3. He has an AA. I am his second now. He does not under any circumstances need two. Plus, his other AA doesn’t do a good deal of the duties I do - no banking, no money issues, no bills.
  4. Haha. See above re not for profit. But it might be worth a try at least.
  5. See below:

Ok, I have two bosses. Maybe 3. In a not-for-profit the bottom line is MONEY. The question I constantly have to ask myself is: Am I earning money for the organization? The work I do in the office is towards our two biggest events that rake in $600,00 when combined. The work he wants me to do (currently) is for two small events that will rake in maybe $5,000 if we’re lucky.

Honestly, I’m thinking I’ll just have to suck it up and deal with it - until the time comes for our fall $100,00 event, and then I will simply have to say “I can’t go, I have to work on this event, which is the big money.”

It does irk me though. I’ve been here almost five years and I see him making many of the same mistakes new employees do - chase minor events thinking they’ll make big money, etc. He is wooing people who have time and time again promised things and failed to deliver. And he’s been told this by the bigwigs - certainly not me - and yet he ocntinues.

So maybe that’s another angle: “Boss, if I spend my time on this project, we’re only likely to bring in a couple grand. But if I spend my time on that project, we stand to bring in a couple ten-grand. What should I do?”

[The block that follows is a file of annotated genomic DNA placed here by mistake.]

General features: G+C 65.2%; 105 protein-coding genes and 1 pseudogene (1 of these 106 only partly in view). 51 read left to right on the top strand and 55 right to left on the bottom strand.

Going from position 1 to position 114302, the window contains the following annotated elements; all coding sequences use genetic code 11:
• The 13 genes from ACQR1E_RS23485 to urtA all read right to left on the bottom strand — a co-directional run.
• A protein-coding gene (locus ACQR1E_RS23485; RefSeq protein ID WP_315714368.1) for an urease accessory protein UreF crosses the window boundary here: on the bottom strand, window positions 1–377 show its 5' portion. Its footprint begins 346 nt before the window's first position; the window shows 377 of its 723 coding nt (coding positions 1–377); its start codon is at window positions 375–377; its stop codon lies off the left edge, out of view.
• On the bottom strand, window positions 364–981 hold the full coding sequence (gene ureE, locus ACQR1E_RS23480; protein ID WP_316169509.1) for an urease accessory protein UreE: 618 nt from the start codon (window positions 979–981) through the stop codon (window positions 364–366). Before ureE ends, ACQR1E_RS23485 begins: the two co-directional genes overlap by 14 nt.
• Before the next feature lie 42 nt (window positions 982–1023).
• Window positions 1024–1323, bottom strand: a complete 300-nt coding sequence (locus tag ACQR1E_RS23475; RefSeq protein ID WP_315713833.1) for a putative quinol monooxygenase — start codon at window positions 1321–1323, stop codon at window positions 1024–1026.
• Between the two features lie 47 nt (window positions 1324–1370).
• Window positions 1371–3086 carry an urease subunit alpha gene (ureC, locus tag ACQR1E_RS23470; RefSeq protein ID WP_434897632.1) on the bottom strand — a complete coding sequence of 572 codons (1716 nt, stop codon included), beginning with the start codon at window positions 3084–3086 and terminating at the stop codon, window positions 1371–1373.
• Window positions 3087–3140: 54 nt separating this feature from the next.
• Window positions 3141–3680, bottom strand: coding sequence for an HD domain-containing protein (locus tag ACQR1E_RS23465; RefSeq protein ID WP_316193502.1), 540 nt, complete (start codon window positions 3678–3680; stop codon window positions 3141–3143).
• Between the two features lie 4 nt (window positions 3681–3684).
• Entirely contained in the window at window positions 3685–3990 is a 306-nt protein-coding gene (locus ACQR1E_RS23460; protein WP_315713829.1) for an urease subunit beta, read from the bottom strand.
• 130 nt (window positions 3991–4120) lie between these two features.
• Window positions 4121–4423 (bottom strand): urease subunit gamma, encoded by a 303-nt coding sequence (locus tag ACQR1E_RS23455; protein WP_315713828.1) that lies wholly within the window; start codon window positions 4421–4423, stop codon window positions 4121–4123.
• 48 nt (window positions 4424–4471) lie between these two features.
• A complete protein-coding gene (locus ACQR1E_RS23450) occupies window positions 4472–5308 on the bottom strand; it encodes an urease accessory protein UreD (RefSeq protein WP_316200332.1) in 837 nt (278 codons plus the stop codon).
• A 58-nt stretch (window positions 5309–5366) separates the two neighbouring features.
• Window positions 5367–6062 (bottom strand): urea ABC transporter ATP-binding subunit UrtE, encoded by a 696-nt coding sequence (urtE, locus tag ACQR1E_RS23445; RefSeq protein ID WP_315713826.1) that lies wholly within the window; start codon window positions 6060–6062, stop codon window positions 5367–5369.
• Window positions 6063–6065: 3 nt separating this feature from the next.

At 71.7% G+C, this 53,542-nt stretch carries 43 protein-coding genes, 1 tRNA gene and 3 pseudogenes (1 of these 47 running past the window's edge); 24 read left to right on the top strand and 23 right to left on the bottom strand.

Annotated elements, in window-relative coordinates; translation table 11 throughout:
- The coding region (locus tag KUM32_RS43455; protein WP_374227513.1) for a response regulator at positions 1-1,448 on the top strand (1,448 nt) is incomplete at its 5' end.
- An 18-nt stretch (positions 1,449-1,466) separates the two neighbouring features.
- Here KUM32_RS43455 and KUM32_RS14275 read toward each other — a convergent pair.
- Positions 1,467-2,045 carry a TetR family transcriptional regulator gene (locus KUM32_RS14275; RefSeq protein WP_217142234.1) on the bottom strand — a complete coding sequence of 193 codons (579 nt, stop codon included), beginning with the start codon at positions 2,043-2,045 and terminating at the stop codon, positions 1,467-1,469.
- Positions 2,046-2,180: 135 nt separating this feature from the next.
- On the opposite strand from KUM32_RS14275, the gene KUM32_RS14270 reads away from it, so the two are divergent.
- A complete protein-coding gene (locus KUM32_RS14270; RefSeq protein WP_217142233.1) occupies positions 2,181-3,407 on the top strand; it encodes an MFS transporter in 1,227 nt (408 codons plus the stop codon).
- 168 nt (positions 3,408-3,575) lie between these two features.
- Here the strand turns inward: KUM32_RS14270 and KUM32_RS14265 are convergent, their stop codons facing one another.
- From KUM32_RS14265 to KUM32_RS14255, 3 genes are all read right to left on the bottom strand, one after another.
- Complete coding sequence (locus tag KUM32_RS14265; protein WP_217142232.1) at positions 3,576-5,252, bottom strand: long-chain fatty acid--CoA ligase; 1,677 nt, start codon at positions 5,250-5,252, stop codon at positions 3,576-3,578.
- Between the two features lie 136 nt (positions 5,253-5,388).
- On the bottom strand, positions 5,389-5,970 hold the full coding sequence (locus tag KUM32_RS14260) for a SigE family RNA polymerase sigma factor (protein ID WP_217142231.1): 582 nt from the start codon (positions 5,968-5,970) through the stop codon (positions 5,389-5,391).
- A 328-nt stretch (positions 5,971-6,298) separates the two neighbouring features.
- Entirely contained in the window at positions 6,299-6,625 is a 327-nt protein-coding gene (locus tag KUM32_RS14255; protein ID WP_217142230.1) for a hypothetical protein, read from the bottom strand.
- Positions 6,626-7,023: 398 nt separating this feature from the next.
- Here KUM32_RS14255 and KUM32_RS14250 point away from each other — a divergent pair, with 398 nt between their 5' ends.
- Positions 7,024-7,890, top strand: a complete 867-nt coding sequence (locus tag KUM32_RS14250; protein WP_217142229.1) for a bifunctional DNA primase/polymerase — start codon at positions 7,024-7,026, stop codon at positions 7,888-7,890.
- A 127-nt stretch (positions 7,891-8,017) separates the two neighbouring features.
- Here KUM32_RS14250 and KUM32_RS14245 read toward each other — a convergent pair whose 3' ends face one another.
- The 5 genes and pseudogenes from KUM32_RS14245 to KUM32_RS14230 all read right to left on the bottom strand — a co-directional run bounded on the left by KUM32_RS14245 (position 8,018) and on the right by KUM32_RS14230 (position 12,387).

Oh, well, in that case, he may just be terminally dense, and won’t respond to the above tactic. Either move up the chain of command, or wait until he get’s fired. (Which might be quicker if TPTB hear you ask why you’re working on small potatoes projects.)

Does your large company have a specific formalized review process in place where it specifically states what goals you are to meet? And all this additional project work is not taken into account? Do you have an on-staff HR person who you can reach out to, via private encrypted email or phone, to discuss this? Is this boss a manager or an ‘owner’?

If my answers are hitting way too close to the mark for you to be comfortable, then yes, I know Exactly whats going on, why its going on, and depending on how much you trust your career to him/her, whether this is a problem.

Hypothetically, some service industries are not allowed to bill hours to clients until after those clients sign a contract. Basically, until there’s a contract, everyone’s working for free.

Hypothetically, an AA bills time to internal work, so the hours worked on a potential new client would be ‘masked’ and artificially inflate that manager’s efficiency.

This is the Why.